28.Rb4. 28.g4 loses to the same tactics as the text move. The game ends nicely after 28.Kf2 Rb8 29.Rc4 a5! 30.g4 Rb4 31.Rxb4 axb4 32.f5 b3 33.fxg6 hxg6 – White is a piece up, but also completely helpless.

28…Qxc1+! 29.Qxc1 Rb8. The c2-pawn is already stronger than a rook.


30.Be4 Rxb4 31.Bxc2 Rc4 32.f5 Bxf5. The more forceful way to win is 32…Rdc8! 33.fxg6 hxg6, and now, for example, 34.d6 (34.Qf1 Rxc2 35.Qxf6 Rd2–+) 34…Rxc2 35.Qe3 Rb8 36.Qe1 Rbb2 37.d7 Rd2 38.Qc1 Ra2 39.Qb1 Ra3–+. However one can get banned for playing such variations on the board in an official game. At the press-conference Natalia stressed that she didn’t know computer evaluation of the position during the game, and I tend to believe her.

33.Qf1 Rxc2 34.Qxf5 Rd2 35.Qg4+ Kh8 36.Qf4 R8xd5 37.Qxf6+ Kg8. Here White lost on time. It seems Koneru was too shocked to even think that White can fight for a draw. Yes, two rooks are stronger than a queen, and Black has a passed pawn. And yet, White should have tried to complicate the technical task by 38.Qc6 h5 39.h3 a5 40.Kf1 the black king is unsafe, and the a5-pawn does not promote easily. Let the opponent show how she wants to win!

Emotions influenced the second game a lot more than objective chess considerations did.


             ZhukovaNatalia - KoneruHumpy

            Second classical game

Natasha just carried out a fine combination, trading two minor pieces for a rook and two pawns, which gave White an almost lost position. At this point I was confident that Humpy will advance to the next round.


28…exf4? Simply unbelievable! One doesn’t need to be a 2600 player (like Koneru) to understand that the player with rooks needs open files, and her opponent must keep the position closed! By 28…Nb4 29.Qb1 e4! Black could obtain a completely safe and highly promising position. She would bring the knight to d6 and start picking up white pawns.

29.gxf4. We shall leave the next few not-so-perfect moves without annotations.Natasha just carried out a fine combination, trading two minor pieces for a rook and two pawns, which gave White an almost lost position. At this point I was confident that Humpy will advance to the next round.


28…exf4? Simply unbelievable! One doesn’t need to be a 2600 player (like Koneru) to understand that the player with rooks needs open files, and her opponent must keep the position closed! By 28…Nb4 29.Qb1 e4! Black could obtain a completely safe and highly promising position. She would bring the knight to d6 and start picking up white pawns.

29.gxf4. We shall leave the next few not-so-perfect moves without annotations.

29…Nd6 30.Kh1 Qc3 31.Rg1+ Kf8 32.Qxc3 Bxc3 33.Rg6 Ne4 34.Nxe4 fxe4 35.Rdg1 Bg7 36.Bxh5 e3 37.Rd6 Bd7 38.Rg3 Bd4 39.Rdg6

Here comes the last scene of our drama. White has absolutely no threats, and Black can take time to improve her position, for instance, improve her offside knight. Instead…

39…Bf5? And the match ended in a few moves.

40.Rg8+ Ke7 41.R3g7+ Kd6. Perhaps Koneru forgot to mentally remove the d4-bishop from the board while calculating 41…Bxg7 42.Rxg7+ Kf6 43.Rxa7 Be4+ 44.Kg1, and thought she now gives mate after 44…e2…

42.Rxa7 Be4+ 43.Rg2. Black resigns.

Anna Muzychuk faced a very skilled, tough and enduring opponent, and was unable to match her.



          First rapid game


In this complicated position the players started to clinch.


21.f4! exf4! 22.exf4. The line 22.Bxh5 fxg3 is unnatural for rapid chess.

22…Nhxf4! 23.gxf4 Nxf4 24.Bg4. Black has compensation for a pawn. However, magnetic fields now begin to influence her.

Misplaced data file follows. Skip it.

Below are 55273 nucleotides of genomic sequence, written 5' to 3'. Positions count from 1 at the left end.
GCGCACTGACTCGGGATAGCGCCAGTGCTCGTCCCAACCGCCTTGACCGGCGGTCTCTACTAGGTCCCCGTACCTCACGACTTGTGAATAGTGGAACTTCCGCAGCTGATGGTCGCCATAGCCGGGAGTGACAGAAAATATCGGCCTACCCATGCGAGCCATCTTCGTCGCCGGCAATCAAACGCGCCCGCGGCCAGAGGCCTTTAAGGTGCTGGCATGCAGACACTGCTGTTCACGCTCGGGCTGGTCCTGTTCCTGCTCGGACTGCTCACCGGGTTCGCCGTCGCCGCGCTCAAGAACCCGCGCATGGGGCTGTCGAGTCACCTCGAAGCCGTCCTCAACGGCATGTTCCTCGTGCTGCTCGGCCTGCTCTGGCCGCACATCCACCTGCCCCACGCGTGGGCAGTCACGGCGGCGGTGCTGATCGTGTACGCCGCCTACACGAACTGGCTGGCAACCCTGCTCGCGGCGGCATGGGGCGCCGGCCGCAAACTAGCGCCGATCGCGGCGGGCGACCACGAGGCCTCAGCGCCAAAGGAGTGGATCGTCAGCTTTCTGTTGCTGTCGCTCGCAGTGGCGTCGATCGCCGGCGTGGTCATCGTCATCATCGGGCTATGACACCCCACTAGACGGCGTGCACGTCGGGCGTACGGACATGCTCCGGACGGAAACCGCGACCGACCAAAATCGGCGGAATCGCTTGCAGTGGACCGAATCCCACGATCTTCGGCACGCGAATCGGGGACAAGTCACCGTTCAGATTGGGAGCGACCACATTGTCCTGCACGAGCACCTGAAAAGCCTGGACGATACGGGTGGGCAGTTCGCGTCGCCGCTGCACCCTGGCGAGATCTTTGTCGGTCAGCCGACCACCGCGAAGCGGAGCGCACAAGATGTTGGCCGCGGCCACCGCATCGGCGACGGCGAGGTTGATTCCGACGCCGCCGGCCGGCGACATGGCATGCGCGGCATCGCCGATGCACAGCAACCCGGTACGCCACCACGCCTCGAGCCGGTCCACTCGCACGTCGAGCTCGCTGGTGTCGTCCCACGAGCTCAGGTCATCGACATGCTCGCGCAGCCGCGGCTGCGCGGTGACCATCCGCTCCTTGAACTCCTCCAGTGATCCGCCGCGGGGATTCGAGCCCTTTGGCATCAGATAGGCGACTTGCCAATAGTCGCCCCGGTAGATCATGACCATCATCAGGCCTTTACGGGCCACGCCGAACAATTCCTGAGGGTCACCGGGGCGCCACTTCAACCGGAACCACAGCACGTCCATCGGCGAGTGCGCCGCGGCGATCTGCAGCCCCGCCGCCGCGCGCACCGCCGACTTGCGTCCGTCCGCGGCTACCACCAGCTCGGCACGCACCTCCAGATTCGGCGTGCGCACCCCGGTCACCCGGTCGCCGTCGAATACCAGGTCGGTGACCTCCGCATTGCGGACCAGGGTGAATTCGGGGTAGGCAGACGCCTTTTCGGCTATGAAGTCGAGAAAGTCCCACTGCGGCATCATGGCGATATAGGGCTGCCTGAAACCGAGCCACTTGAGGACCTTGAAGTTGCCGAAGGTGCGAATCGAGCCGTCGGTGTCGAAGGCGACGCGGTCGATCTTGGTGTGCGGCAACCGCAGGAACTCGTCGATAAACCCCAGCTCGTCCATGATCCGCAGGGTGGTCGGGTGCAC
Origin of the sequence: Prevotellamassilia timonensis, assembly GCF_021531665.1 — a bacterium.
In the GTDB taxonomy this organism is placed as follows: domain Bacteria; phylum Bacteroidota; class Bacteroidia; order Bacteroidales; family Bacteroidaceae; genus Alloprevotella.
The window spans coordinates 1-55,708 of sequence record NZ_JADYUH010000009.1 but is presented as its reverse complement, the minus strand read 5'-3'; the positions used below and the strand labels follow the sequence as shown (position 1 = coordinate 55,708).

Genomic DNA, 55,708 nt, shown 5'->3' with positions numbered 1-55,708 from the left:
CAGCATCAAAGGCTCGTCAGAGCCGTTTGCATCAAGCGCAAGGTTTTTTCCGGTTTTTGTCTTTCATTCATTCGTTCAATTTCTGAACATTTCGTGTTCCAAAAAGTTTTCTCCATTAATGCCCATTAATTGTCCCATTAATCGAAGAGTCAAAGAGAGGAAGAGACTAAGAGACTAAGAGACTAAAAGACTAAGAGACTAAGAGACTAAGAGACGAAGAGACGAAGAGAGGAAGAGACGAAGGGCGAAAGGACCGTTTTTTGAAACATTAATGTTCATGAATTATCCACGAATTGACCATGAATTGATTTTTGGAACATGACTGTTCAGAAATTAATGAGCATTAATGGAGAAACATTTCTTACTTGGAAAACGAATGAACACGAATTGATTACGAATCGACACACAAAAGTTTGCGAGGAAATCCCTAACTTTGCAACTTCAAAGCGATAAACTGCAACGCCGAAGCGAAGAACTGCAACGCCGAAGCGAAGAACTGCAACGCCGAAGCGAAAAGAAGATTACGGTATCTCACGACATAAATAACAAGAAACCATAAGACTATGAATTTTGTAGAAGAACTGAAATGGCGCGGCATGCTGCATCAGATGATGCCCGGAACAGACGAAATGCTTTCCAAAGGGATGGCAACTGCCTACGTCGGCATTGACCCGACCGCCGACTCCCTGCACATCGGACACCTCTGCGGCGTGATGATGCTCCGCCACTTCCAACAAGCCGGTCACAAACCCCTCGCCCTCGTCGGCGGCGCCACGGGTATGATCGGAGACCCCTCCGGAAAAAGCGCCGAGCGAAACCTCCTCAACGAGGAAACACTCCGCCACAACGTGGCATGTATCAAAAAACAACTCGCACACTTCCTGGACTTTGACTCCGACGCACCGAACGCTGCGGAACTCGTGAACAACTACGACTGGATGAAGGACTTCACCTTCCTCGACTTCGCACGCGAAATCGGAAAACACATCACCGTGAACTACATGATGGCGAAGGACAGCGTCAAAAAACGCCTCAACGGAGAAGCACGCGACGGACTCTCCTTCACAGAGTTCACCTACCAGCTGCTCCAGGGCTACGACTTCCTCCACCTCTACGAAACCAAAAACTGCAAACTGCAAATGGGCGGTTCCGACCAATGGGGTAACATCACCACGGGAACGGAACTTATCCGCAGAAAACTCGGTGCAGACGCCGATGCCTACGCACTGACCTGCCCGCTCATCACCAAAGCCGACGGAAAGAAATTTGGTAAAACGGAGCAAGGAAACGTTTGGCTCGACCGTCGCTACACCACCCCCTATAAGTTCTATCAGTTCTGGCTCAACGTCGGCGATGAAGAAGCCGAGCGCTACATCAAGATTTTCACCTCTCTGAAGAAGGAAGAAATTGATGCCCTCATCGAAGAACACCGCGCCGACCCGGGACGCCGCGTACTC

24…Ba6 25.Rfe1 Rce7 26.Qd2. So far so good, but now Muzychuk suddenly “discovers” mate!


26…h5? After the standard and forced 26…Ne2+ 27.Bxe2 Rxe2 28.Rxe2 Rxe2 29.Qd4 Qg5+ 30.Kh1 f6 31.Rg1 Qf5 32.Qxf6 (there is no alternative) 32…Qxf6 33.Bxf6 Rxf2 34.Rxg7+ (34.Bxg7 Rf3!) 34…Kf8 35.Be5 Rf7 a drawn ending arises.


27.Rxe7 Qxe7 28.Qxf4 Qe1+!! This is so incomprehensible that I find it beautiful in its own way! White wins easily after 28…hxg4 29.Nxg4 Bc8 30.Kh1.


29.Rxe1. Suddenly it turns out that the white king can move to g2. Black resigns.

Ironically, the fourth member of the triumphant Cercle d’Echecs team from Monte Carlo was also eliminated at this stage. And one totally could not foresee such outcome after the first game…



                First classical game

1.d4 d5 2.Nf3 Nf6 3.c4 dxc4 4.e3 e6 5.Bxc4 c5 6.0–0 a6 7.Nc3 b5 8.Bb3 Bb7 9.e4 cxd4 10.Nxd4 Nbd7

A very ambitious line, 10…Nc6 is simpler and safer.

11.Re1 Nc5 12.Bc2 b4? This is too risky. I like the sensible novelty 12…Rc8!? 13.e5 Nd5.

13.e5 bxc3. Black’s position remains difficult after 13…Nfd7 14.Na4 Rc8 15.Be3!?, too. 15…Nxe5 doesn’t work in view of 16.Nxc5 Bxc5 17.Ba4+ Ke7 18.Nc6+ (more interesting and complicated is 18.Rc1, intending to capture on с5) 18…Rxc6 19.Bxc6 Bxe3 20.Bxb7 Bd4 21.Qh5 f6 22.Qe2 – Black does not have full compensation for an exchange.

14.exf6 gxf6. Aleksandrov-Oratovsky, Vejen 1993 continued 14…Qd5 15.Ba4+ Nd7 16.f3 Bc5 (less clear is 16…gxf6! 17.bxc3 0–0–0, but this is basically just a lesser of evils) 17.bxc3 gxf6 18.Be3 Rd8 19.Rb1 Ba8, and here White could secure a big advantage by 20.Qe2.

15.b4. An interesting and sharp novelty. In previous games White played weaker, for example, 15.Ba4+? Nxa4 16.Qxa4+ Qd7 17.Qxd7+ Kxd7 18.bxc3, and Black is better, Hofherr-Von Herman, Austria 1999.

The next paragraph is written personally for Irina Krush. Other readers are kindly advised to skip it.

Unfortunately, Black’s idea can be refuted by 15.Nxe6! Nxe6 (even worse is 15…Qxd1 16.Ng7+ Kd8 17.Rxd1 or 15…fxe6 16.Qh5+ Kd7 17.b4) 16.Ba4+ Ke7 17.Qg4, and White simply completes development and is ready to finish Black off. Black cannot survive here by any means. So, Ira, please, don’t repeat this line.


15…Qd5! Of course not 15…Nd7? 16.Nxe6 fxe6 17.Rxe6+ Kf7 (17…Be7 18.Qh5+) 18.Bb3 with a mating attack for White.